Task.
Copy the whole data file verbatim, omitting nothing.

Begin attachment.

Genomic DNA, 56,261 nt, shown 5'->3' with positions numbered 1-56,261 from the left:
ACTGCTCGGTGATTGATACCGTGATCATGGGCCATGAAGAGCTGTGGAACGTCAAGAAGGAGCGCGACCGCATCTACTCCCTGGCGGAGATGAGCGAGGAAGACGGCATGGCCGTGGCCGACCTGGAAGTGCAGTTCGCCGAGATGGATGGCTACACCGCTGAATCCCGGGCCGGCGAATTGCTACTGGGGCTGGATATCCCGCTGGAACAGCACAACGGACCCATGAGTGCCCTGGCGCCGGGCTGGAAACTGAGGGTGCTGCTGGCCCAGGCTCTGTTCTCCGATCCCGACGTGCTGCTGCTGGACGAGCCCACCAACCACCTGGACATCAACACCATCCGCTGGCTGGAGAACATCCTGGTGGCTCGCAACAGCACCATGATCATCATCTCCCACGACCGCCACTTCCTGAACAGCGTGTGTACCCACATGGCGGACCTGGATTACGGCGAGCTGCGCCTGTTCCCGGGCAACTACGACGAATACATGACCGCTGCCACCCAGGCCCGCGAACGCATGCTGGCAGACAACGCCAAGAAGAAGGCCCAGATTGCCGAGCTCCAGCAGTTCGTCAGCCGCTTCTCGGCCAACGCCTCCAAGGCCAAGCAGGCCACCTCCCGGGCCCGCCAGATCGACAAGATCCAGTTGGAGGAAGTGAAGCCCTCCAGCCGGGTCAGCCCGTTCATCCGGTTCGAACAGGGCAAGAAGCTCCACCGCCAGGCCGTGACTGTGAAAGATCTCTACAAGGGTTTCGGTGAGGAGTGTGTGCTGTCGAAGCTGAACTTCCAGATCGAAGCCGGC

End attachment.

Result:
Genomic DNA, 56,261 nt, shown 5'->3' with positions numbered 1-56,261 from the left:
ACTGCTCGGTGATTGATACCGTGATCATGGGCCATGAAGAGCTGTGGAACGTCAAGAAGGAGCGCGACCGCATCTACTCCCTGGCGGAGATGAGCGAGGAAGACGGCATGGCCGTGGCCGACCTGGAAGTGCAGTTCGCCGAGATGGATGGCTACACCGCTGAATCCCGGGCCGGCGAATTGCTACTGGGGCTGGATATCCCGCTGGAACAGCACAACGGACCCATGAGTGCCCTGGCGCCGGGCTGGAAACTGAGGGTGCTGCTGGCCCAGGCTCTGTTCTCCGATCCCGACGTGCTGCTGCTGGACGAGCCCACCAACCACCTGGACATCAACACCATCCGCTGGCTGGAGAACATCCTGGTGGCTCGCAACAGCACCATGATCATCATCTCCCACGACCGCCACTTCCTGAACAGCGTGTGTACCCACATGGCGGACCTGGATTACGGCGAGCTGCGCCTGTTCCCGGGCAACTACGACGAATACATGACCGCTGCCACCCAGGCCCGCGAACGCATGCTGGCAGACAACGCCAAGAAGAAGGCCCAGATTGCCGAGCTCCAGCAGTTCGTCAGCCGCTTCTCGGCCAACGCCTCCAAGGCCAAGCAGGCCACCTCCCGGGCCCGCCAGATCGACAAGATCCAGTTGGAGGAAGTGAAGCCCTCCAGCCGGGTCAGCCCGTTCATCCGGTTCGAACAGGGCAAGAAGCTCCACCGCCAGGCCGTGACTGTGAAAGATCTCTACAAGGGTTTCGGTGAGGAGTGTGTGCTGTCGAAGCTGAACTTCCAGATCGAAGCCGGC